Developing countries as a whole accounted for more than 80 percent of global reserve accumulation during this period, and their current level of reserves approaches $5 trillion. Half of this volume is concentrated in developing Asia, but Latin America and Africa have also been amassing international assets at a remarkable pace. This pool of reserves surpasses developing countries’ immediate liquidity needs, leading to their increased creation and expansion of sovereign wealth funds, which have an additional level of assets of more than $3 trillion. Continue reading
Raza Rumi’s oped published in the NEWS (Pakistan)
The not-so-inevitable is about to happen. After weeks of groping in the darkness of global financial mess, the Pakistani government is negotiating with the International Monetary Fund. Admittedly, Pakistan’s options are limited, given its intractable dependence on oil imports for survival. The civilian government moving from one crisis to another has elevated indecision to a policy status. This does not imply that we start echoing the unwise cacophony of impatience with an elected and far more legitimate government than the eight-year-long authoritarian regime. But then who cares: if recent history is a guide, PPP governments come with a brand or at least get branded as incompetent comprising coteries of cronies, as if the rest of the country is a fair, rule-based haven.
The plain truth is that the power-wielders of Pakistan have been following a set of disastrous policies for decades that have now put the survival of the state, or as we knew it, in question. From the great hunts for strategic depth and Jihad, and from nurturing domestic oligarchies and pampering a delinquent industrial sector at the expense of land tillers and equitable irrigation, we are now paying the price for policy making by the elites for the sustenance of the elites. Continue reading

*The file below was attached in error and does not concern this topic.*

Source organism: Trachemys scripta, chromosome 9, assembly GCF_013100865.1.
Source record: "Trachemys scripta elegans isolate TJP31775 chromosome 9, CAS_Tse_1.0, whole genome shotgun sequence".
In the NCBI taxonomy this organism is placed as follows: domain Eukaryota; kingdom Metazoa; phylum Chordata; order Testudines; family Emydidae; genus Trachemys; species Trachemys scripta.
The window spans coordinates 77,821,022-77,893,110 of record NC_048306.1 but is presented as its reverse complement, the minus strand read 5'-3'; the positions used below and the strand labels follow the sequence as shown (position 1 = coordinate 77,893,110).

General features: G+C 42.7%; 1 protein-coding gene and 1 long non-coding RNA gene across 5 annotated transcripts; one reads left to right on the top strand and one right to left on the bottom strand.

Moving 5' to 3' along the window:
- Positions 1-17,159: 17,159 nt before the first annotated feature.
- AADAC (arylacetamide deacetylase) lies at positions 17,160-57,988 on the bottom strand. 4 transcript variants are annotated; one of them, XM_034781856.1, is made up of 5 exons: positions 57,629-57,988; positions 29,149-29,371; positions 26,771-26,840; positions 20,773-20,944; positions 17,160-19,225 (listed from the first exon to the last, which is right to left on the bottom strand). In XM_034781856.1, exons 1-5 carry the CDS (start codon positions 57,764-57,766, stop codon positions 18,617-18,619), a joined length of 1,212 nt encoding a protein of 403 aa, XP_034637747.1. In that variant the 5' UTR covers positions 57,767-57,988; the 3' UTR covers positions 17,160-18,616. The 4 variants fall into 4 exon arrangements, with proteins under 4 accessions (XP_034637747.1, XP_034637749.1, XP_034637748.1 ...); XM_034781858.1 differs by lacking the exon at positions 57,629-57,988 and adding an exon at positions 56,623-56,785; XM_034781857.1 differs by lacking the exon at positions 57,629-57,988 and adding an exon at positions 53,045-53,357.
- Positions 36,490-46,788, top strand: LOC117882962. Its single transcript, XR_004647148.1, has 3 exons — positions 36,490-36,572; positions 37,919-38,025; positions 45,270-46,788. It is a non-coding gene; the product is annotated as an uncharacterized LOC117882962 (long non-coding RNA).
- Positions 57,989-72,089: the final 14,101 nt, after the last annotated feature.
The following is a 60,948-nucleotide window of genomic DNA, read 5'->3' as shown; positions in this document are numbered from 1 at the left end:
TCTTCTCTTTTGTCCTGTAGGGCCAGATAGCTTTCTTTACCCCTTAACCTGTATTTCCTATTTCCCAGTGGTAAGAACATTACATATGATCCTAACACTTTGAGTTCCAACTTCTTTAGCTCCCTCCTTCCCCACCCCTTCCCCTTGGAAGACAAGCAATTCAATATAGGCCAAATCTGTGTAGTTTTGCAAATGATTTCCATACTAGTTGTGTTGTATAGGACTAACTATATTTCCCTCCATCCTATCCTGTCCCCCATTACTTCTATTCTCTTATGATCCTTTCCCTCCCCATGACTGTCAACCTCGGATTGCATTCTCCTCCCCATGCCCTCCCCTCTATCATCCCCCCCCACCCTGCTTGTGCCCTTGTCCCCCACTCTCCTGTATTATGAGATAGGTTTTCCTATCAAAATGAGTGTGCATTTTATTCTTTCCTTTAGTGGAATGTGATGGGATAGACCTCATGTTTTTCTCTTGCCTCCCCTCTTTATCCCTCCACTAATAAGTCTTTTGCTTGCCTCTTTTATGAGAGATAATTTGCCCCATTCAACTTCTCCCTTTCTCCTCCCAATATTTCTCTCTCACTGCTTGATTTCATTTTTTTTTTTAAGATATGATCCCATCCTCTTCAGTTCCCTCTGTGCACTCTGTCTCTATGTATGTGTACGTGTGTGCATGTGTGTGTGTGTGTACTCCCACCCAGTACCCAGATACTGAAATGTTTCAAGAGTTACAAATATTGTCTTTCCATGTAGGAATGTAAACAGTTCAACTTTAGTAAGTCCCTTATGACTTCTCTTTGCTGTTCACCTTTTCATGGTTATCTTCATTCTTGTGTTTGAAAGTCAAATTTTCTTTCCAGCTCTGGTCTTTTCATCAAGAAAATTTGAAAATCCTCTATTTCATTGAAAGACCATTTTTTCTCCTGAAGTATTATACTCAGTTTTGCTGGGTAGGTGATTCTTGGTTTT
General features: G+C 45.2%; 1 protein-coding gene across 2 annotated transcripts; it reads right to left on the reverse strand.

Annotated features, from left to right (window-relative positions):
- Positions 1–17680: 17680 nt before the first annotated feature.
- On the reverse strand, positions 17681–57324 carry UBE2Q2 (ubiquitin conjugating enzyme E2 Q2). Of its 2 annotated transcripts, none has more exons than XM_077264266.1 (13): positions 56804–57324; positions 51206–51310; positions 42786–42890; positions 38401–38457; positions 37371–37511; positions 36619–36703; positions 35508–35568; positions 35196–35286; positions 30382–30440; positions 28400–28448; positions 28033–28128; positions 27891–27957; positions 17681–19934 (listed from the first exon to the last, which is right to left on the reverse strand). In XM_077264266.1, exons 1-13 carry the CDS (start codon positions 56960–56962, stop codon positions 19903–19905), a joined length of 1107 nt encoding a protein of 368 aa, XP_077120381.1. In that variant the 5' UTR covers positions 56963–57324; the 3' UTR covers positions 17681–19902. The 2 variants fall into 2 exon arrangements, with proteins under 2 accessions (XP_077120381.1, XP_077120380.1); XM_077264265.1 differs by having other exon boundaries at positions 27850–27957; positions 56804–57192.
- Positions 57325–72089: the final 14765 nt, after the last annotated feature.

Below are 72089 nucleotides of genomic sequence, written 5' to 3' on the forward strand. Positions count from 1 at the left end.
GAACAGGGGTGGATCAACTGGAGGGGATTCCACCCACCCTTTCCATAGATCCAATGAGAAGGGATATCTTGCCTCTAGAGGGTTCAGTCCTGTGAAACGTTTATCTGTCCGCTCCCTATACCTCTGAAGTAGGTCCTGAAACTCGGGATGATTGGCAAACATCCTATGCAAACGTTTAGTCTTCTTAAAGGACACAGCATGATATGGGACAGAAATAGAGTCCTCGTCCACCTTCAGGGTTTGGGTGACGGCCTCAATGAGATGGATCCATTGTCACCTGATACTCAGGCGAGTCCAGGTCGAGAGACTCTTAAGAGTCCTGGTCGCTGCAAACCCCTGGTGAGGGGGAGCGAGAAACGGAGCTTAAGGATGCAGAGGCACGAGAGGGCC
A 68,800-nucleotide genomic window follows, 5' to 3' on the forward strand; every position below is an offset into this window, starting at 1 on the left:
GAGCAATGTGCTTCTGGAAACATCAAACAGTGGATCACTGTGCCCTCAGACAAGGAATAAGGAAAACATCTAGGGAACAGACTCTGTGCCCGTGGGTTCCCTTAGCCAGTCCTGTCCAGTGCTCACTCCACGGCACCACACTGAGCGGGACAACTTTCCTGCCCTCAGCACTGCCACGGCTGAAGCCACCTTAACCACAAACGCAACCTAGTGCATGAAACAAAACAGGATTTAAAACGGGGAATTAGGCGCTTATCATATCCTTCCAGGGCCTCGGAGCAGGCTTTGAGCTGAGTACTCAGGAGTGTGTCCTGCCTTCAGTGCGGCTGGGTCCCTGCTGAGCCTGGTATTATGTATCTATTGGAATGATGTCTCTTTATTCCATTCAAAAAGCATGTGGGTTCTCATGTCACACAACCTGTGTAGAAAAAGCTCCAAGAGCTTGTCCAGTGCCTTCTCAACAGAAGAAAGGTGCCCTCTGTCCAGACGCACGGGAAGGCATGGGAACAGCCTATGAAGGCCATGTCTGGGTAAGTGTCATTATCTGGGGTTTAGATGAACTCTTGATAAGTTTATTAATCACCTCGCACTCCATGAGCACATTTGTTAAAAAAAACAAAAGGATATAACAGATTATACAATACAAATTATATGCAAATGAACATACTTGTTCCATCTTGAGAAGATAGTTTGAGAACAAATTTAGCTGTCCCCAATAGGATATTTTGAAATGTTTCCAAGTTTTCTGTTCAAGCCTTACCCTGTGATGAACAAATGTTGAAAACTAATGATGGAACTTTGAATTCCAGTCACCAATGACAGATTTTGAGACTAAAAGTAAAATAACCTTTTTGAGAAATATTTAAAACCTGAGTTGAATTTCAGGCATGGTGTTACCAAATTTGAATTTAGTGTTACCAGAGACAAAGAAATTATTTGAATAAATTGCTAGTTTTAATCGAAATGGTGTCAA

Washington , D.C., August 29, 2008— As food shortages and fuel price shocks have swelled the ranks of the poor by 100 million – 30 million in Africa alone, the international community is meeting in Accra to find a way to unlock the full potential of development assistance.
The Accra High-Level Forum on Aid Effectiveness, taking place September 2-4 in Ghana, will assess the progress made since the Paris Declaration on Aid Effectiveness was adopted in 2005. The Paris Declaration redefined the development process as a partnership in which countries take the lead in their own development, and donors support the process through capacity development, improved coordination at the country level, and more predictable aid flows.
The five key principles of aid effectiveness articulated in the Paris Declaration – ownership, alignment, harmonization, managing for results, and mutual accountability – captured the essence of both donor and partner country frustrations with the way aid was being managed. Countries wanted more say in how aid is used, while donors, mindful of the expectations of their citizens and shareholders, wanted countries to develop results-based, monitorable systems for managing aid flows, and to address issues of corruption. Continue reading
Diana Dalton, Head of Building Support for Development at DFID, assesses how the funding of awareness projects ultimately supports the Millennium Development Goals.
The Department for International Development (DFID) is just over 10 years old. Formerly the Overseas Development Administration and part of the Foreign Office, its emergence as an independent government department in 1997 demonstrated the UK’s commitment to take the reduction of global poverty seriously and fulfil its international commitments.
A White Paper, ‘Eliminating Poverty, A Challenge for the 21st Century’ was promptly issued, setting out the priorities for action for the new department. In it, a commitment was made that DFID would increase public understanding of global mutual dependence and the need for international development. Continue reading